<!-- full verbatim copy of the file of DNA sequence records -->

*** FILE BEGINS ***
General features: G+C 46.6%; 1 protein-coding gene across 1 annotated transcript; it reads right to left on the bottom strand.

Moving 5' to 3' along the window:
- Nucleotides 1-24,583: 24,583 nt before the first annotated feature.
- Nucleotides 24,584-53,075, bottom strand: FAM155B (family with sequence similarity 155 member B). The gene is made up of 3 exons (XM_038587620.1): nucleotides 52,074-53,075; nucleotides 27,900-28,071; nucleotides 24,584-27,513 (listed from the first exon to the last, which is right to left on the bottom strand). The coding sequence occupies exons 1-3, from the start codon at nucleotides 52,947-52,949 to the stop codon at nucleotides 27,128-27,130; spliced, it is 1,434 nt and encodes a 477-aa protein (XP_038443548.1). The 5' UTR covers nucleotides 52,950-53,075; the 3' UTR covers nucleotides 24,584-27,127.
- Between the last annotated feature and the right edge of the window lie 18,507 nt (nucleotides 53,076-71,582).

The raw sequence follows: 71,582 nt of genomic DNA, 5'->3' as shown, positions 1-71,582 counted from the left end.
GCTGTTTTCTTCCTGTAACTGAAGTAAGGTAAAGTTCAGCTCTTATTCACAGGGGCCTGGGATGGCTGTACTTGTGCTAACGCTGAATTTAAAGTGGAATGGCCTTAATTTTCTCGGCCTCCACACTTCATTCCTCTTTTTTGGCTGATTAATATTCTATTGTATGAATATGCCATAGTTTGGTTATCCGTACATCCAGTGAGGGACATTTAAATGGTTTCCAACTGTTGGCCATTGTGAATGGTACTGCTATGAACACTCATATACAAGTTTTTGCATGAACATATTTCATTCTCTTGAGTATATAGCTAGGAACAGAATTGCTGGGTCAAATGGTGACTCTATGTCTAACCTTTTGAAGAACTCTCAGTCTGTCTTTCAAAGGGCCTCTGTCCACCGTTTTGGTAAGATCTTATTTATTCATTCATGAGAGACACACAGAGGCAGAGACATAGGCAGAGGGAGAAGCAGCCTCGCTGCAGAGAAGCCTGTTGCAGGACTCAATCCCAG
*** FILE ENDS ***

General features: G+C 46.6%; 1 protein-coding gene across 1 annotated transcript; it reads right to left on the bottom strand.

Moving 5' to 3' along the window:
- Nucleotides 1-24,583: 24,583 nt before the first annotated feature.
- Nucleotides 24,584-53,075, bottom strand: FAM155B (family with sequence similarity 155 member B). The gene is made up of 3 exons (XM_038587620.1): nucleotides 52,074-53,075; nucleotides 27,900-28,071; nucleotides 24,584-27,513 (listed from the first exon to the last, which is right to left on the bottom strand). The coding sequence occupies exons 1-3, from the start codon at nucleotides 52,947-52,949 to the stop codon at nucleotides 27,128-27,130; spliced, it is 1,434 nt and encodes a 477-aa protein (XP_038443548.1). The 5' UTR covers nucleotides 52,950-53,075; the 3' UTR covers nucleotides 24,584-27,127.
- Between the last annotated feature and the right edge of the window lie 18,507 nt (nucleotides 53,076-71,582).

The raw sequence follows: 71,582 nt of genomic DNA, 5'->3' as shown, positions 1-71,582 counted from the left end.
GCTGTTTTCTTCCTGTAACTGAAGTAAGGTAAAGTTCAGCTCTTATTCACAGGGGCCTGGGATGGCTGTACTTGTGCTAACGCTGAATTTAAAGTGGAATGGCCTTAATTTTCTCGGCCTCCACACTTCATTCCTCTTTTTTGGCTGATTAATATTCTATTGTATGAATATGCCATAGTTTGGTTATCCGTACATCCAGTGAGGGACATTTAAATGGTTTCCAACTGTTGGCCATTGTGAATGGTACTGCTATGAACACTCATATACAAGTTTTTGCATGAACATATTTCATTCTCTTGAGTATATAGCTAGGAACAGAATTGCTGGGTCAAATGGTGACTCTATGTCTAACCTTTTGAAGAACTCTCAGTCTGTCTTTCAAAGGGCCTCTGTCCACCGTTTTGGTAAGATCTTATTTATTCATTCATGAGAGACACACAGAGGCAGAGACATAGGCAGAGGGAGAAGCAGCCTCGCTGCAGAGAAGCCTGTTGCAGGACTCAATCCCAG